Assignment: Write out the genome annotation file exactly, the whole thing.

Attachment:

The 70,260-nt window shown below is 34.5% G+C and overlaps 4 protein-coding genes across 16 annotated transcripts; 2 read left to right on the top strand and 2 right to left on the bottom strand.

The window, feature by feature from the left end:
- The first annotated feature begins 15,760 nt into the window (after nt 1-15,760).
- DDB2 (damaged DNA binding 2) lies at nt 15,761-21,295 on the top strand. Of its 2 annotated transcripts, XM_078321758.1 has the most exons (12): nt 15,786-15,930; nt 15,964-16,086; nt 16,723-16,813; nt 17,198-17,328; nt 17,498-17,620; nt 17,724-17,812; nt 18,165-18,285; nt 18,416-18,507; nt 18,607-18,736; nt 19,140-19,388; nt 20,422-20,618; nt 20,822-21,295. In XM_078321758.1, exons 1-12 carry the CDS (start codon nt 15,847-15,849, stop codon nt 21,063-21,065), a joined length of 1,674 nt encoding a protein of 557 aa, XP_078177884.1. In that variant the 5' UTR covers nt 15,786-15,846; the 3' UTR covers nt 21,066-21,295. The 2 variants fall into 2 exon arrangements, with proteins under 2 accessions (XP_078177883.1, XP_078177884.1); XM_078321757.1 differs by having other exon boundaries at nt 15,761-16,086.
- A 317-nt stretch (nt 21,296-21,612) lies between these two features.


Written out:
The 70,260-nt window shown below is 34.5% G+C and overlaps 4 protein-coding genes across 16 annotated transcripts; 2 read left to right on the top strand and 2 right to left on the bottom strand.

The window, feature by feature from the left end:
- The first annotated feature begins 15,760 nt into the window (after nt 1-15,760).
- DDB2 (damaged DNA binding 2) lies at nt 15,761-21,295 on the top strand. Of its 2 annotated transcripts, XM_078321758.1 has the most exons (12): nt 15,786-15,930; nt 15,964-16,086; nt 16,723-16,813; nt 17,198-17,328; nt 17,498-17,620; nt 17,724-17,812; nt 18,165-18,285; nt 18,416-18,507; nt 18,607-18,736; nt 19,140-19,388; nt 20,422-20,618; nt 20,822-21,295. In XM_078321758.1, exons 1-12 carry the CDS (start codon nt 15,847-15,849, stop codon nt 21,063-21,065), a joined length of 1,674 nt encoding a protein of 557 aa, XP_078177884.1. In that variant the 5' UTR covers nt 15,786-15,846; the 3' UTR covers nt 21,066-21,295. The 2 variants fall into 2 exon arrangements, with proteins under 2 accessions (XP_078177883.1, XP_078177884.1); XM_078321757.1 differs by having other exon boundaries at nt 15,761-16,086.
- A 317-nt stretch (nt 21,296-21,612) lies between these two features.